You Really Shouldn't Eat Chilean Sea Bass. Here's Why

Before we talk about Chilean sea bass, we thought we might introduce you to the Patagonian toothfish, which ocean conservation site Oceana says is a large, deep-sea predator that comes from South America. They live near the bottom of the sea, where they can hunt other fish, squid, and crustaceans. They mature at a slow rate – these types of fish don't become reproductively active until they are eight to 10 years old. 

It's important to know about the Patagonian toothfish because Oceana says this sea creature's name was changed for commercial purposes in 1977, to something it hadn't been called before: Chilean sea bass. The name change was carried out for the sole purpose of making it seem more appealing to seafood fans. And while experts aren't sure whether the fish is endangered or not, it is a fact that several of its populations have been cut down and depleted because of overfishing. The ubiquitousness of the name "Chilean sea bass" is such that the Patagonian toothfish's cousin, the Antarctic Toothfish, is also sold as Chilean sea bass. Unless labels are clearly spelled out, it is difficult to tell the difference between the two.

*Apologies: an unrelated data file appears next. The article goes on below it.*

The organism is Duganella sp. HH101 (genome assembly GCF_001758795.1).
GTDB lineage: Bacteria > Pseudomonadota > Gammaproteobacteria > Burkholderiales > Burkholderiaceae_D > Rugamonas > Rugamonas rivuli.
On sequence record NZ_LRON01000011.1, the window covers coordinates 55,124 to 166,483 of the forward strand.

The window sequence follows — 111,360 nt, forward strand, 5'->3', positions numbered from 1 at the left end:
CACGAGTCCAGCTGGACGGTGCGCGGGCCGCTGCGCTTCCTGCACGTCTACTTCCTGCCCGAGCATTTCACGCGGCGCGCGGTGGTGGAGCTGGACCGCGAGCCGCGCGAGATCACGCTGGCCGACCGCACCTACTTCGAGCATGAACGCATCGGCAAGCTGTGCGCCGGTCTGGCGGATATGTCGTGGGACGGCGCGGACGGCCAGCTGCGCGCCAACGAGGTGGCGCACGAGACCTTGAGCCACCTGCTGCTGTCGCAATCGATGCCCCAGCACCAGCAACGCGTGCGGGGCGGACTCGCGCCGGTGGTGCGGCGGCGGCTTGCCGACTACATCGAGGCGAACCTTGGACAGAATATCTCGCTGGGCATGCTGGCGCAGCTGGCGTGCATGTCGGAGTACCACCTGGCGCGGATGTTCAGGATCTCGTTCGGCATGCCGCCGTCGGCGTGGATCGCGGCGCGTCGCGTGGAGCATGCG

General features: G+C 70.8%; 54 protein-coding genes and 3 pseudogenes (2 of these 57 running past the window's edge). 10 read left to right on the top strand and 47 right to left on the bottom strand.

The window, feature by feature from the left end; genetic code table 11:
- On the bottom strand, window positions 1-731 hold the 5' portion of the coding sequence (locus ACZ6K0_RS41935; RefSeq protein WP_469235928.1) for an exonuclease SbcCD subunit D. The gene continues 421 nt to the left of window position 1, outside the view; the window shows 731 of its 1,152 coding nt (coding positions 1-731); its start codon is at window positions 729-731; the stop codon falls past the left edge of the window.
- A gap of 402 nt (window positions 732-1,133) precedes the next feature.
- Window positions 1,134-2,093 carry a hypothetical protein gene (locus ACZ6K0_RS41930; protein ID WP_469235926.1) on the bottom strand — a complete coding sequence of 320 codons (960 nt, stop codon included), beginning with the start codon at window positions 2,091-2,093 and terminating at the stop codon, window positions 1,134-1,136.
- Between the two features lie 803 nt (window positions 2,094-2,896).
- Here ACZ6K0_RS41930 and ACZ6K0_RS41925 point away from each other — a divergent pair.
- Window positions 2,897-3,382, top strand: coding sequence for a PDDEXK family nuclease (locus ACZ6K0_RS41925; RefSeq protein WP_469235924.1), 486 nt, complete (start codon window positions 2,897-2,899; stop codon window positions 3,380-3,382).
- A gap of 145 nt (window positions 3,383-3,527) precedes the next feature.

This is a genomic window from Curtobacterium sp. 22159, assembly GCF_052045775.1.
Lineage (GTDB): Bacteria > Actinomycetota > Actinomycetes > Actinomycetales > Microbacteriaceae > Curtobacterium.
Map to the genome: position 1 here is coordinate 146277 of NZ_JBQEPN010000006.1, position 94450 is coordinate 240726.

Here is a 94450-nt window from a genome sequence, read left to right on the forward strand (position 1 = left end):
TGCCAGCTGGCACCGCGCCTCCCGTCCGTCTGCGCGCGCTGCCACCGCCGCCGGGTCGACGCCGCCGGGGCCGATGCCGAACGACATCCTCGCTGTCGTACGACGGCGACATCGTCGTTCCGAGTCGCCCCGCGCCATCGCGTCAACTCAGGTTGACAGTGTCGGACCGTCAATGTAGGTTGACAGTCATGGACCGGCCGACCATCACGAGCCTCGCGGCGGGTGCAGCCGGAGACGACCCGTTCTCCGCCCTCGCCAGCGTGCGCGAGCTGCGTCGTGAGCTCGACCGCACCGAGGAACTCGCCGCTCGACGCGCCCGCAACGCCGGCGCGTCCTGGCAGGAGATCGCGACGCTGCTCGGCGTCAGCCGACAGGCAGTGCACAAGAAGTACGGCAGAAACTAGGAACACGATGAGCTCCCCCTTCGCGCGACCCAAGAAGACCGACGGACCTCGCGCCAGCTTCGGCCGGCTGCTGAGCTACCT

Overfishing has depleted Chilean sea bass stocks

There's another reason why you should keep moving if you see "Chilean sea bass" on a restaurant menu or in a supermarket. Because they are such bottom dwellers, fishermen use trawlers and longlines to try and snag the fish, and they end up damaging the ocean floor and ensnaring other animals including seabirds in the process. To top it all off, the Patagonian toothfish/Chilean sea bass isn't just an endangered species; eating it frequently can endanger you due to its high mercury levels (via One Medical).

We're not saying you shouldn't eat fish. In fact, Harvard calls fish a crucial part of a healthy diet. It analyzed 20 studies involving hundreds of thousands of participants who ate one to two three-ounce servings of fish, including salmon, herring, mackerel, anchovy, and sardines a week and found that eating fatty fish regularly can reduce the risk of dying from heart disease by as much as 36 percent. When you pick the right fish, you're adding nutrients like omega-3 fats, vitamin D, selenium, as well as plenty of protein to your diet. So by all means, have fish. Just not Chilean sea bass. Mother Nature and future generations of both Patagonian toothfish and humans will thank you.